Wharfedale RFC 5 - 24 Chester RUFC
By Tim Carty
Team performance of the season?
This was a very good Chester performance, arguably their best of the season, gaining a bonus point away win against difficult opposition writes Des Hickie. Wharfedale have overcome a shaky start to their season, moving away from the relegation zone and into mid-table. They had lost only narrowly, 28-25, on their visit to Hare Lane, and had only recently downed high fliers Huddersfield away from home. They, reasonably, had every expectation of giving Chester a tough time, and quite conceivably getting a result. That they not only failed to do so but had effectively lost control of the game by half time, was a tribute to the quality of performance by every player in the Chester side. It is probably unfair to single out any individuals, so strong was the team performance, but the complete dominance of the Chester back row –Josh Woods, Mike Craven and Shay Owen – with and without the ball, deserves a special mention. The day was marred only by leg injuries, to hooker Scott Robson in the first few minutes and to No.8 Shay Owen in the dying seconds.
The match was played on a sunny afternoon and on a firm ground, but with a very strong wind blowing down the pitch. Wharfedale, playing into the wind, tried to apply early pressure carrying the ball through multiple phases, but without ever really stretching the visitors’ defence. In contrast Chester had three dangerous attacks in the first quarter. Two petered out, the first with a Wharfedale penalty close to their try line and the second with a turnover. The third, on the 20-minute mark, had a much more patient and composed build up. Sean Green and Tom Foden stretched the defence, switching the direction play before centre Macca van Sertima carried strongly into the home 22. The forwards then carried the ball on through a series of rucks and pick and goes that at first only yielded slow ball. But, as the Wharfedale defence got stretched, the ball got quicker until, after 14 phases, it found Shay Owen in space and he crossed for the try, which was well converted by fly half James Robins.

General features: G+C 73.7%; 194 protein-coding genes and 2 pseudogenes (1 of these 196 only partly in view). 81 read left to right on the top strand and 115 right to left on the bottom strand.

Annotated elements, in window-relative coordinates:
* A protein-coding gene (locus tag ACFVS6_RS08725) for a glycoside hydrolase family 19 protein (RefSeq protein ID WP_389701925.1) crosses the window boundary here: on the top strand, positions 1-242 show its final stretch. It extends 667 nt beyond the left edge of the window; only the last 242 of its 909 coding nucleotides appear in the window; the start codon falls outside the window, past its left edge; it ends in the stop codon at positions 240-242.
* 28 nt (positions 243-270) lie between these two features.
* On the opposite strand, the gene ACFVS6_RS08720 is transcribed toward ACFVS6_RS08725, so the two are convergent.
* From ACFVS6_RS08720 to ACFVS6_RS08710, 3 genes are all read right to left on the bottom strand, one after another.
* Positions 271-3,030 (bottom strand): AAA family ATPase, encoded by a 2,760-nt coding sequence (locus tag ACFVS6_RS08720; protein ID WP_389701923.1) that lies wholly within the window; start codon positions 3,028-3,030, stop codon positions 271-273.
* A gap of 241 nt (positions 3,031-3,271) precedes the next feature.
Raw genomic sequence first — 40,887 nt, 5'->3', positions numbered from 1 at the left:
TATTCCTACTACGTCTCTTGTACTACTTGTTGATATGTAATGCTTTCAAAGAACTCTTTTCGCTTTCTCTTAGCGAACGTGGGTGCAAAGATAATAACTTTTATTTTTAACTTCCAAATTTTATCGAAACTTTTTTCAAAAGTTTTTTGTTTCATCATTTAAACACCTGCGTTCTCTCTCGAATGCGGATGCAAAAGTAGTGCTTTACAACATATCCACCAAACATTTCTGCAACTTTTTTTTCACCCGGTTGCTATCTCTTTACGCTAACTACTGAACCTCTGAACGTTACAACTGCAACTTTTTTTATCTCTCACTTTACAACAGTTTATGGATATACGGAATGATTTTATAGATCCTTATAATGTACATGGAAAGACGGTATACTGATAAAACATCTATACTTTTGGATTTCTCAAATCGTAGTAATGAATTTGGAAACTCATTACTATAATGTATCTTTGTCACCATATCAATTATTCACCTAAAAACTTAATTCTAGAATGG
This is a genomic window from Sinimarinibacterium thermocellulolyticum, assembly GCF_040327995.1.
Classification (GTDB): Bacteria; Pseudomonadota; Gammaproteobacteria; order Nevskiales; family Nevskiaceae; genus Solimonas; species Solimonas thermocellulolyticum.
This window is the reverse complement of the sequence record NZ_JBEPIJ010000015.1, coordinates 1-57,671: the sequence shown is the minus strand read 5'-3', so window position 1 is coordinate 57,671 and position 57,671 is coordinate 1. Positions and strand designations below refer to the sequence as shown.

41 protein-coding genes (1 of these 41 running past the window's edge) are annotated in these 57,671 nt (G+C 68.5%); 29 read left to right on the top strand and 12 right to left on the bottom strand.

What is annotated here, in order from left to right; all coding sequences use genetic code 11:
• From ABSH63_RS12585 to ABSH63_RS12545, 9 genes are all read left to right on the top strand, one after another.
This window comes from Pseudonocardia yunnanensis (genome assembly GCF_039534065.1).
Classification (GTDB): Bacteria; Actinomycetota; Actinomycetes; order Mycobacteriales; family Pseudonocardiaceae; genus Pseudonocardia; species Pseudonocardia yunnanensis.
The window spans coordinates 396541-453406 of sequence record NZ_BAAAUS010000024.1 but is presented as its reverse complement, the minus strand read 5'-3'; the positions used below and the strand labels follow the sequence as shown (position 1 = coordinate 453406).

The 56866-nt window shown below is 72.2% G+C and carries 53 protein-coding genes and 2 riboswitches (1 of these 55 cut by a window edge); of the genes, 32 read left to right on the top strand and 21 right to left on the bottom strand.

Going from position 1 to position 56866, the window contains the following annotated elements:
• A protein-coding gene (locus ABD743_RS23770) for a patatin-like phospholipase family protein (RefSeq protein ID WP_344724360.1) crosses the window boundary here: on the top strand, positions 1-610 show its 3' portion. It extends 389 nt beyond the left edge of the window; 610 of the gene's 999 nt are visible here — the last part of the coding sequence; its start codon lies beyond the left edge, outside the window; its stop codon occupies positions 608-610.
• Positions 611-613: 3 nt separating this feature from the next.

In the second quarter the visitors tightened their grip on proceedings. After 30 minutes the pack drove a 5 metre lineout infield for Josh Woods to score a second converted try. Six minutes later Wharfedale won a lineout on their own 22 only to turn the ball over. Josh Woods and then Tom Foden carried the ball left, towards the try line. The ball was recycled but the pass that followed begged to be knocked on. However, Mike Craven scooped it up from around his ankles, before it was moved to Tom Foden, who stepped inside the last defenders to score an unconverted try.
At 19-0 Chester were seemingly well in front but, with the wind to face in the second half, it was critical that they maintained their advantage. Wharfedale clearly wanted something on the scoreboard before half time to keep them in touch. That they got nothing spoke volumes for the Chester defence. In the remaining minutes of the half the home side had three attacking lineouts deep in the Chester 22, but the pack’s defensive maul kept them out each time. When they tried to move the ball wider, they found the speed and structure of the Chester defence completely impenetrable.
Chester began the second half well, keeping Wharfedale at a distance, but in the 50th minute they coughed up a penalty that allowed Wharfedale to set up a line out 10 metres from their line. From there the ball went to Jack Blakeney-Edwards, the home fly half, who managed a break before being hauled down near the Chester line. There followed a series of pick and goes before the ball was moved left to winger Oliver Cicognini who scored an unconverted try.
This glimmer of hope for Wharfedale was quickly snuffed out. Chester turned over the ball as Wharfedale tried to run the restart kick. This penned them back in deep their own territory, where Harrison Vare eventually crossed in the left corner for an unconverted try - restoring the visitors’ lead to 19 points. There were no more scores, but the remainder of the match reinforced Chester’s dominance. Wharfedale’s half backs were denied much possession by the visitors’ pack, and that which they got was often pressured. Hence the home side’s half backs ran out of ideas, attempting non-existant outside breaks or kicking loosely in the face of an implacable defence.